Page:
Saturday, June 8, 2013

A Small World

Have you heard people say, “It's a small world!”? We have had many “small world” experiences through the years, but there is one that takes the cake!

While we were in language school in France for eleven months, we got to do some traveling to other countries in Europe during our breaks. We would have six weeks of intense study followed by a two-week break. The school recommended that we not spend the breaks studying; our brains needed a rest!

When the first break came around, we did not go anywhere out of town because we did not have a vehicle. Shortly after that, we were able to get a little Peugeot 205. My husband named her “Eleanor.” We got to go a lot of places in good old Eleanor. We had missionary friends in Germany. We went to visit them on the next break that we had.

During one of our breaks, my sister Emily came for a visit. She arrived just before our exam week. We were able to take a couple days off to go to Switzerland to meet up with my dad's parents and my dad's brother and his wife. My grandparents immigrated from Holland to America in 1949. They had come to visit relatives in Holland. It worked out for us to meet them in Switzerland.

Meeting up with them was interesting. We had printed out a map; we were supposed to meet them in Matten, Switzerland. Around 10:00 P.M., we thought we had arrived at our final destination. We were at the end of the road at the top of a mountain. We found the restaurant that they had told us to look for; the only problem was if we turned where they told us to turn, we would drive off the side of the mountain. Joe was talking to the lady from the bed and breakfast on the phone; she was speaking in broken Enlgish. Joe accidentally threw a French word in there. She said in French, “You speak French?! Well then,...” She took off talking in French. We soon found out that there are three Mattens in Switzerland, and we were at the wrong Matten! We did get to see some beautiful scenery though! The Matten where we should have been was two hours away from where we were; it did not look that far on the map; the only small obstacle was the Swiss Alps!

The next day, my grandparents (Opa and Oma) wanted to take a train up a mountain. Joe had talked to the lady at the bed and breakfast and asked her where the best place to go would be. She recommended that we go to Jungfrau. So, we headed that way. My aunt and uncle had my grandparents in their rental vehicle, and we were following in Eleanor. As we were driving along, there were two people on the side of the road who were hiking; they had walking sticks in hand. As my uncle's vehicle passed by them, they started waving their walking sticks in the air. Emily and I looked at the people who were waving their walking sticks. Emily said, “I think that is Oma's brother and his wife.” Oma's siblings (who all still live in Holland) had come to America to visit at different times. We had met some of them. We drove a little farther, and my uncle turned around. So, we followed him. He accidentally passed the place where the people were standing. So, we pulled up next to them first. Emily and I were both still discussing if it might be Oma's brother. We were not bold enough to get out of the car and ask. My husband has never met a stranger. So, Joe got out of the vehicle and asked them if they knew Tony Van Manen (Opa's name). They did not speak much English at all, and they did not understand his Texas accent. They pointed, and in very broken English said, “The town is that way.” Joe tried again. He said Opa's name like Opa would say it. When they understood that he was saying “Tony Van Manen,” they started talking in rapid-fire Dutch. At that point, Emily and I stepped out of the car. As soon as the aunt saw me, she said, “Laura!” It had been at least ten years since we had seen them. They just happened to be vacationing in Switzerland in the same area where we were. What a small world!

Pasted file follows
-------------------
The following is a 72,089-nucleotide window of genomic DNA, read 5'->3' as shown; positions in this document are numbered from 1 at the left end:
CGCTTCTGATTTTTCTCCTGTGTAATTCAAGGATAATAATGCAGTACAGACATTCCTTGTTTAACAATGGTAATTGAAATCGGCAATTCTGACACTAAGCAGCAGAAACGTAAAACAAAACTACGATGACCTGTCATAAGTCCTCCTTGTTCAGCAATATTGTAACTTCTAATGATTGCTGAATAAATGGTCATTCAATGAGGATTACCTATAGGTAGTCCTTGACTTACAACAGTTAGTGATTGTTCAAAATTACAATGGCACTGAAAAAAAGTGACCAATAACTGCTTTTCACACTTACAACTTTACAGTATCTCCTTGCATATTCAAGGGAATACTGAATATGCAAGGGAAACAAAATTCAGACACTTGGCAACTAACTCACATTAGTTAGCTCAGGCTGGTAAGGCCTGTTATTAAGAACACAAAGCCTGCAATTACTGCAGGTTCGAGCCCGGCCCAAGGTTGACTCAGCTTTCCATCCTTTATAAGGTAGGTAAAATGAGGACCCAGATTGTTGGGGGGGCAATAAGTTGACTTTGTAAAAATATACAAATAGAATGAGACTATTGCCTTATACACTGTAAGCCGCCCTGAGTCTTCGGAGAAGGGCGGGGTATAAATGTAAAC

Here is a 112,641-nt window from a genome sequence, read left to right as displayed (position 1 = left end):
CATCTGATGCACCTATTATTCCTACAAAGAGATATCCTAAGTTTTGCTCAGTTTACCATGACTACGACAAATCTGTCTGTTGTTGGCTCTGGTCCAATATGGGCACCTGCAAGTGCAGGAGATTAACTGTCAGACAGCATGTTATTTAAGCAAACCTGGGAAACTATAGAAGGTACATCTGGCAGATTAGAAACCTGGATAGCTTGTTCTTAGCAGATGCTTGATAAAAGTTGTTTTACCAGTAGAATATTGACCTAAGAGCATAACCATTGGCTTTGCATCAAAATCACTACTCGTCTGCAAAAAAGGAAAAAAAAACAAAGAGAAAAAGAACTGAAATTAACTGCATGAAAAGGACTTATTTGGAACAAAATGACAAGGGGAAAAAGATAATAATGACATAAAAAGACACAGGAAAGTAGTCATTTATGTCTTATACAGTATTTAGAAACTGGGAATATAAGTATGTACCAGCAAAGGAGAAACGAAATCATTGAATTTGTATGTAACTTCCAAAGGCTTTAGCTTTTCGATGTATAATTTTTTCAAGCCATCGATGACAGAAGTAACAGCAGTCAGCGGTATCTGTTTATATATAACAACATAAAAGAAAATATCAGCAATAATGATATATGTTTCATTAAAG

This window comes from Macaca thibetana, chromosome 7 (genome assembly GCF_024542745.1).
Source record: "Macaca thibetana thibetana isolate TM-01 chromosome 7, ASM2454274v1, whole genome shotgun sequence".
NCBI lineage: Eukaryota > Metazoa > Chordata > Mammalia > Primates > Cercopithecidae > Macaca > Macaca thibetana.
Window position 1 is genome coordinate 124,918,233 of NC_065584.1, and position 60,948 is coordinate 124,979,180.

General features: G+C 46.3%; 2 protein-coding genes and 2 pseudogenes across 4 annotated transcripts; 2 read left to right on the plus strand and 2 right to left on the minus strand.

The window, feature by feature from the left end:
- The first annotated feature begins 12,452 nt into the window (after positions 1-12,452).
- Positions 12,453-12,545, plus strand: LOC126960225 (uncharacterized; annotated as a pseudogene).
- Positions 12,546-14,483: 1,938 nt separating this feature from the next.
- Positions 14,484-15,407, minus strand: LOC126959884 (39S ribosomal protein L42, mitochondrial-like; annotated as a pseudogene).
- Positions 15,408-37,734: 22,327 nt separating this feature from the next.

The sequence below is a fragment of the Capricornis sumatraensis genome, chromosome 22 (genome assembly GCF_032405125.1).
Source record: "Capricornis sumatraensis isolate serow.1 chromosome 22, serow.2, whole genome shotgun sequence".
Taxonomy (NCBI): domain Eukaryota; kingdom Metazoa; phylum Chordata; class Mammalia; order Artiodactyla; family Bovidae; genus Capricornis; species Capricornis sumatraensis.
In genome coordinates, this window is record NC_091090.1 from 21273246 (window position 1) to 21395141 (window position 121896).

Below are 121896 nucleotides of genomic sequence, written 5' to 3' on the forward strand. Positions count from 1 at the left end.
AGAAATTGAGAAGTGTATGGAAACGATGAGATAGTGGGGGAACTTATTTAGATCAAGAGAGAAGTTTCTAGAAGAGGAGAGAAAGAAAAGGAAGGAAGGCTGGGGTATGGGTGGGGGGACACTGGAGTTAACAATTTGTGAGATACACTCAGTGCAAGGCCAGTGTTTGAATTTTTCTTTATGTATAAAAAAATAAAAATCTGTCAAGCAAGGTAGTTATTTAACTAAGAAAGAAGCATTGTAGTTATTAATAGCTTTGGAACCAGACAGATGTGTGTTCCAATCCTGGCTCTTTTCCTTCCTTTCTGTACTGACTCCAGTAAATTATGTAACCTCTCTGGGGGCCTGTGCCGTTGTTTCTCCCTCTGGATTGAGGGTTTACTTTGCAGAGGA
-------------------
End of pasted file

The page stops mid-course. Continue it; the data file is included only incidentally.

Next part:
If you have a “small world” experience that you would like to share with us, please e-mail it to me at Please include the name of each family member, your field of service, and a picture of your family if possible.

Until next week, keep your sunny side up!

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